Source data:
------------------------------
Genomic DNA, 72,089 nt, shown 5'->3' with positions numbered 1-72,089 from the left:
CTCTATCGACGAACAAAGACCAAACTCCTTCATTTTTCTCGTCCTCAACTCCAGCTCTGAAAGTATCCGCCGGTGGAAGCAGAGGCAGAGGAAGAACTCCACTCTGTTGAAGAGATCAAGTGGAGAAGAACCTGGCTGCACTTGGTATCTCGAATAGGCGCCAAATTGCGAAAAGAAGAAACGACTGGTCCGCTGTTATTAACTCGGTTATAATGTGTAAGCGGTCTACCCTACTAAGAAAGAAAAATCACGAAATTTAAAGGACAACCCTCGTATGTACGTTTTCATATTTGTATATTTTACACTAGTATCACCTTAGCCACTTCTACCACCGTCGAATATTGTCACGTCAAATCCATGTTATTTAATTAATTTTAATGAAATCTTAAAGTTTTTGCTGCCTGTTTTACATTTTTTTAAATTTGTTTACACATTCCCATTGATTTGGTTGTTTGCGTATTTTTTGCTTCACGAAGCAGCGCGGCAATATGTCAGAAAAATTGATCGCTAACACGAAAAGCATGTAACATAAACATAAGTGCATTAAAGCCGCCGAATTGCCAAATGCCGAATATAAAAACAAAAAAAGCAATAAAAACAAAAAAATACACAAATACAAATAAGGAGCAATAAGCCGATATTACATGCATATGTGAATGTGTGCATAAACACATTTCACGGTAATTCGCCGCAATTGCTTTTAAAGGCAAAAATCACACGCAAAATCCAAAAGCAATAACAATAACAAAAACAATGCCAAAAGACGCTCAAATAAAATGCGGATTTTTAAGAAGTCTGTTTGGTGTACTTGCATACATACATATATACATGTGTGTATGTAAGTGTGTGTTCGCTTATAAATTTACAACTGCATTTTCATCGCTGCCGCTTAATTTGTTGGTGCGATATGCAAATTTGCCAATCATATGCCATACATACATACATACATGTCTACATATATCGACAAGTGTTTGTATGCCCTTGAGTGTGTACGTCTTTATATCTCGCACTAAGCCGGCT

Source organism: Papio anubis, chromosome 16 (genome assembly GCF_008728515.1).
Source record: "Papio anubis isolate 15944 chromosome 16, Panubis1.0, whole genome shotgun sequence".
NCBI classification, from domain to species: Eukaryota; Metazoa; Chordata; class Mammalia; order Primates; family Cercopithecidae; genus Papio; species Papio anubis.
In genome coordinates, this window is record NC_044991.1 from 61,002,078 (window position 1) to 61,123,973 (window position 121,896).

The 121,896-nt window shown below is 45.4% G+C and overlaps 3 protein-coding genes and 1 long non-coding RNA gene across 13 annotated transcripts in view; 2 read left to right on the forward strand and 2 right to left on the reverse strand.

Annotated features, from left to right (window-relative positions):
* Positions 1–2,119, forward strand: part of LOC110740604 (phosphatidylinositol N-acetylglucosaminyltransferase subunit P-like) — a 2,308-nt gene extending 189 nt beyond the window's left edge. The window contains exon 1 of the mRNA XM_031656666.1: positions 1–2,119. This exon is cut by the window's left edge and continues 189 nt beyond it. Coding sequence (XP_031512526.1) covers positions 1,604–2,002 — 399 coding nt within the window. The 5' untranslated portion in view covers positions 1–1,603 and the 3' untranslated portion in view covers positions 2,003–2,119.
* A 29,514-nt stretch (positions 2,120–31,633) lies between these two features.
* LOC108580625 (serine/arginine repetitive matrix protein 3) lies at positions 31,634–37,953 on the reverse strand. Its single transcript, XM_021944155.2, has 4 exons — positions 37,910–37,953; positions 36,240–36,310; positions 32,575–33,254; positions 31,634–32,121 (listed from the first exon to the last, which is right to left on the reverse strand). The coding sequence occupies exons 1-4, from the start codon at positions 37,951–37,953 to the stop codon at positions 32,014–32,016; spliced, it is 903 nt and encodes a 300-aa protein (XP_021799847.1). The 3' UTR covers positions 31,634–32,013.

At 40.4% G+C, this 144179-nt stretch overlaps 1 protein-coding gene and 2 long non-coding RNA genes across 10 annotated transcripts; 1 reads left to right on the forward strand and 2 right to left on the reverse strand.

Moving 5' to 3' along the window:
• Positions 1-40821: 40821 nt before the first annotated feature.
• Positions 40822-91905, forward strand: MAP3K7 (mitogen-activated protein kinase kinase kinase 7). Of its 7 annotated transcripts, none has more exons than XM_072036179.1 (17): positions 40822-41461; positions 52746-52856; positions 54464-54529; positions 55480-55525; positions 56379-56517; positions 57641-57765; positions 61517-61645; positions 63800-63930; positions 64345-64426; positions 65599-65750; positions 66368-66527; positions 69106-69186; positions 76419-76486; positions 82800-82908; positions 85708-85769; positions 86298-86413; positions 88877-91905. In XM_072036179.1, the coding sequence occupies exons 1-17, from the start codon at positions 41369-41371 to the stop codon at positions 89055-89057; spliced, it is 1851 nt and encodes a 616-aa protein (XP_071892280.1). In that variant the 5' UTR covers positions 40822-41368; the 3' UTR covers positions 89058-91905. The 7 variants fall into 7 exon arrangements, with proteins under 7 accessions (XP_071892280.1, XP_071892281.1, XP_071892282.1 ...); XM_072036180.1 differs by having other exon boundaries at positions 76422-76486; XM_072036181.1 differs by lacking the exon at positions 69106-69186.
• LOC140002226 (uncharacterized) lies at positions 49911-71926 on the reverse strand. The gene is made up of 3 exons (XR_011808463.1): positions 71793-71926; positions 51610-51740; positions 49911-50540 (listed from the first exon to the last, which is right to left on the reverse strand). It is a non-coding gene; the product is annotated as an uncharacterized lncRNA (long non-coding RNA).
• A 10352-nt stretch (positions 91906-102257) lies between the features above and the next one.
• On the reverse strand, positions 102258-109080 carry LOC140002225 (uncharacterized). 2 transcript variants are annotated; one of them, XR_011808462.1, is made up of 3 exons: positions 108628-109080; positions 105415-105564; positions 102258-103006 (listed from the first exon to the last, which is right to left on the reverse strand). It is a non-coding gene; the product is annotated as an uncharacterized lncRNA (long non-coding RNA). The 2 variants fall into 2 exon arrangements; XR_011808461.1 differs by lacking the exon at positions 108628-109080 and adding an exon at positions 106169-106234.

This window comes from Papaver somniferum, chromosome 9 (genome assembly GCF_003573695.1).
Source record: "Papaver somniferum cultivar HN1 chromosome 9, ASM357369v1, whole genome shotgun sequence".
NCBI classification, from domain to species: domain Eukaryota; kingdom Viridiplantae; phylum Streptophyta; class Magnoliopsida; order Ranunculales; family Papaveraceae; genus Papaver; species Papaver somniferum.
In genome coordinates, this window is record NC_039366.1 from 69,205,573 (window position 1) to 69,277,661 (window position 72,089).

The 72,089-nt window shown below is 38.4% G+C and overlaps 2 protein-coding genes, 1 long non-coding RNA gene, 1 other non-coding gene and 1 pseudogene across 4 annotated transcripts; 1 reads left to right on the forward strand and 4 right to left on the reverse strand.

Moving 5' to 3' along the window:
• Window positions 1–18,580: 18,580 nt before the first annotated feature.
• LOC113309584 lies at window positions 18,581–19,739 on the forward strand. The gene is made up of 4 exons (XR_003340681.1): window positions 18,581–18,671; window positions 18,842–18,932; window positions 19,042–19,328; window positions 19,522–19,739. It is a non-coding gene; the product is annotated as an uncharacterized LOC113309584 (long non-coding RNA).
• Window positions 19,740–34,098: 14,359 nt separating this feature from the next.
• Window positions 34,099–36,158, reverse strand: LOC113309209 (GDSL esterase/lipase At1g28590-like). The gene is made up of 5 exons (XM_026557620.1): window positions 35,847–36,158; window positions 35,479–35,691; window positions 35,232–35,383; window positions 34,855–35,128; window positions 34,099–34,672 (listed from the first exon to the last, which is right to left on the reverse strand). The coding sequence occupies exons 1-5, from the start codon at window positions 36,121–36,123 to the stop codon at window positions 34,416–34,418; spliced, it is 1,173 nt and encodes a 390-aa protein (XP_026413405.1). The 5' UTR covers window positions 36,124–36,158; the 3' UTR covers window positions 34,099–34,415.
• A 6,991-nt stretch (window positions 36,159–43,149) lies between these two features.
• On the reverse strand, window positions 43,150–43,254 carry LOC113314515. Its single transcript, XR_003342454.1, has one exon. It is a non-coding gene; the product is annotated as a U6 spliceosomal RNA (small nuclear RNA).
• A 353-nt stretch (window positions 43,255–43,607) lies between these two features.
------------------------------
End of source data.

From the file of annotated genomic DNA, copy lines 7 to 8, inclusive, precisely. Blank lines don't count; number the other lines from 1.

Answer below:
The 121,896-nt window shown below is 45.4% G+C and overlaps 3 protein-coding genes and 1 long non-coding RNA gene across 13 annotated transcripts in view; 2 read left to right on the forward strand and 2 right to left on the reverse strand.

Annotated features, from left to right (window-relative positions):